An Unexpected Break-up

I felt angry at people expecting an instant response to messages and comments. It was almost like they had forgotten I had a life beyond my phone screen. I began to think then, did they?

Photo by Prateek Katyal on Unsplash

I recently had a break-up which was quite liberating — except I was not in a relationship. I abandoned social media (almost completely). I say this because it is a hard decision and transition to make, considering the world is obsessed with these platforms and so many of our lives revolve around it.

I was tired of following people. I was overwhelmed with the pressure of posting things online, the rat race of competing and showing off material items. I did not like how it changed how I lived (and those around me too). I realise now social media adopts the view; “if you didn’t post it, it didn’t happen”- and I just do not agree with it.

I have been using social media since age 16. I remember the earlier times of Twitter, Vine and Keek. They were exciting and fun. It was all so new. But, due to recent events I began to self-reflect. I realise how life has changed for us all and the simple days of the 90s are behind us. Do not get me wrong, I embrace change. I like to learn and absorb knowledge at any opportunity I can get. But I have learned not all change requires transformation but, in some cases, just modification.

When I self-reflected I explored how my home life and personal life had changed.

I first observed my home life:

· When we are free from work and care responsibilities, we spent our time on our phones. Flicking from post to post then to meme to meme — switching to live videos and then refreshing the page and starting again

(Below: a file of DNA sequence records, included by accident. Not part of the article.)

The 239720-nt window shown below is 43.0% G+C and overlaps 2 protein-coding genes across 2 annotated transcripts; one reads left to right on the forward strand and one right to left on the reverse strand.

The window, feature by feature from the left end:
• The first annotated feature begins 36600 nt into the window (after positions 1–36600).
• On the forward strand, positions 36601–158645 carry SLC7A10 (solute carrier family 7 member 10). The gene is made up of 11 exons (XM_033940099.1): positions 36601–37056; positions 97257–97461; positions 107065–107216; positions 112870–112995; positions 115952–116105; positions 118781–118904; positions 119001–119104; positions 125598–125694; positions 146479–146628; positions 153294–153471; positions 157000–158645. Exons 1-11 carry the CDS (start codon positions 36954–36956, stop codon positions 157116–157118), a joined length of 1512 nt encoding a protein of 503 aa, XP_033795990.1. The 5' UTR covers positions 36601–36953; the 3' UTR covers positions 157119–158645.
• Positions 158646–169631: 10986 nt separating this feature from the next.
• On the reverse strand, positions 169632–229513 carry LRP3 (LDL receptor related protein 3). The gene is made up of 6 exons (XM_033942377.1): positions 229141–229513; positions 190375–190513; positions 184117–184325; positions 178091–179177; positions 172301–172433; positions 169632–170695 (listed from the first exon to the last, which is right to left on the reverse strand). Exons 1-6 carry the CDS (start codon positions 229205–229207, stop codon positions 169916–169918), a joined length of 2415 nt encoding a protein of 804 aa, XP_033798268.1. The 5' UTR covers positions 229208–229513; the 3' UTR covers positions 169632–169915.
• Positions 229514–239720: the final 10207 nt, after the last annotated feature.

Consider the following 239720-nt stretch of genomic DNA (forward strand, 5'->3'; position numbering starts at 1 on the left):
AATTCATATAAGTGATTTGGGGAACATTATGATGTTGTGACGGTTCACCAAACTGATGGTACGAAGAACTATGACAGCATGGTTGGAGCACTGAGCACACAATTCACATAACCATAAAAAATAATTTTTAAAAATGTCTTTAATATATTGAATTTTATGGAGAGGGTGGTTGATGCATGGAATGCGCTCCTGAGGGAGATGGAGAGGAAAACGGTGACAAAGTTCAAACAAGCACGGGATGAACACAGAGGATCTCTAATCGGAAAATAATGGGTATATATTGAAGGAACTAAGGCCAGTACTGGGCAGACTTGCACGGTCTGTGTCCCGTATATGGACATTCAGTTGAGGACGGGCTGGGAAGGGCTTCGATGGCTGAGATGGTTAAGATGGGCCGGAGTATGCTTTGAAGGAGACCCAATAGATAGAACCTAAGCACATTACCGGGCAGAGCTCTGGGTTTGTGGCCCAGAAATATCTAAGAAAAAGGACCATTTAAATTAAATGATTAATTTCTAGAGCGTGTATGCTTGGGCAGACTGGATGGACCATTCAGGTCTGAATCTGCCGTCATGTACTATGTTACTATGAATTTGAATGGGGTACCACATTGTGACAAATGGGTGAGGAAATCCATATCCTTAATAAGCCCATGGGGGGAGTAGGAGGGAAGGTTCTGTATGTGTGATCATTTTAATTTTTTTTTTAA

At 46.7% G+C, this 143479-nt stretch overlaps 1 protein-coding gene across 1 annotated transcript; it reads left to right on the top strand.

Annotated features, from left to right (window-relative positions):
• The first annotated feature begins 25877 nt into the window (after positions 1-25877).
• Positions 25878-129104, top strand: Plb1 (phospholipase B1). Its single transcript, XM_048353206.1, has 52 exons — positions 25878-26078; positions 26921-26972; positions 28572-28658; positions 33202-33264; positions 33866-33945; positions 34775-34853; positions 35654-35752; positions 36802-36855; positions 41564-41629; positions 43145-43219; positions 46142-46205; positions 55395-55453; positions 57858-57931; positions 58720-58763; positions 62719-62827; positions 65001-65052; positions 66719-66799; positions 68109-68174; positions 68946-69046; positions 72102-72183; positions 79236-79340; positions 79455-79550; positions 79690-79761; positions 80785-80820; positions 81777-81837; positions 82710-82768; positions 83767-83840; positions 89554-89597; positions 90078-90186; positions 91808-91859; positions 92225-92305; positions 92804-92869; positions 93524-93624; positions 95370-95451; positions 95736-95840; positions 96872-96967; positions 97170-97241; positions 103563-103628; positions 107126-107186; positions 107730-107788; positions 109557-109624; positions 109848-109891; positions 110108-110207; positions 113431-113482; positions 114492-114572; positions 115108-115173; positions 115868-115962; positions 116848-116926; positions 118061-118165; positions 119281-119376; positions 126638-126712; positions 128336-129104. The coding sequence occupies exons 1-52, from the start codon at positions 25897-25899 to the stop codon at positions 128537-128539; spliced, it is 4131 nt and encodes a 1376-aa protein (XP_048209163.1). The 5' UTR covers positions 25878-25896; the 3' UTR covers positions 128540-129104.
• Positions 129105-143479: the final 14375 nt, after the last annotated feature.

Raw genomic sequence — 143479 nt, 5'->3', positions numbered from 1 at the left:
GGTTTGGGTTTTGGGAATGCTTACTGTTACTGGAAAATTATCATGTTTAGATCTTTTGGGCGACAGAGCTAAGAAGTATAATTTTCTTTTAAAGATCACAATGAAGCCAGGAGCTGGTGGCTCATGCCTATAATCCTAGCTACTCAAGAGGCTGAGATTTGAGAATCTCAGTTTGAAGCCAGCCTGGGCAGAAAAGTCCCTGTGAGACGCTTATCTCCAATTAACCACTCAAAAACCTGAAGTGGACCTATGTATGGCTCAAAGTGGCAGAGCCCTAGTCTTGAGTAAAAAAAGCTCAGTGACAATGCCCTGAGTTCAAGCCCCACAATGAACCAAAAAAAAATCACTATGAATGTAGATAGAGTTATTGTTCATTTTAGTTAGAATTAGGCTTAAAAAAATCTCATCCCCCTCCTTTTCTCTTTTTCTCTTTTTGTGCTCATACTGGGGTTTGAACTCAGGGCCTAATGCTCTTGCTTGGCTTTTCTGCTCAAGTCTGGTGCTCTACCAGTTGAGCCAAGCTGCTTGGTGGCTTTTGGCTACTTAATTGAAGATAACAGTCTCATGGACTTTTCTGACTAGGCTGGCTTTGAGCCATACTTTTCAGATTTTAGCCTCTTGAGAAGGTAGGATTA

· We do not sit at the table anymore; we sit alone with the company of a screen.

· We have less conversations. Our phone activity increased.

· We let social media govern how we life, what we buy, eat and wear.

I then observed my time spent with friends:

· We take selfies to post online to show our activity

· We take pictures of our locations

· We then take pictures of what we are doing

· We spend time editing the posts and thinking of captions to write

When we are with other human beings, we do not interact or communicate anymore. We may be present in the physical sense but mentally we are so far away — and it bothers me so much. Falling deeper into my thoughts, I think — whilst we have been so busy living our virtual lives, we have forgotten to live the life that has always been there and naturally, this causes so many problems with our personal development, health, happiness and well-being. It just did not feel healthy (humans thrive and require communication). I also felt that we are losing out on so much — losing valuable time in furthering our thinking, our being, our knowledge and experiences.

So, I reduced my time spent on social media to ½ hour to an hour in the late evening. I was spending my time doing productive things in my life; I wrote, read, went out for walks, I began to think about life more thoughtfully and spend time with my family — feeling present and giving them my undivided attention.

When I took this decision, I explained to many of my friends my position. Whilst many supported the decision (and I am forever grateful that they did), a lot of friends conveyed they understood but expressed annoyance. I cannot understand why they would not be happy that I was taking a decision to focus on real life, my health (and health of those around me) and well-being rather than social media. I understand social media is now considered an extension of living by some — each to their own. I do not dismiss the usefulness of using it (it has a lot of purposes) but for myself, I felt it should be limited. I do engage in catch ups here and there — it keeps life exciting (like the days where we would wait weeks to hear from friends/pen pals by letter).

Does anyone else feel the same?

(Please be advised this is not a post of fact or truth — just based on the writer’s opinion and experiences).

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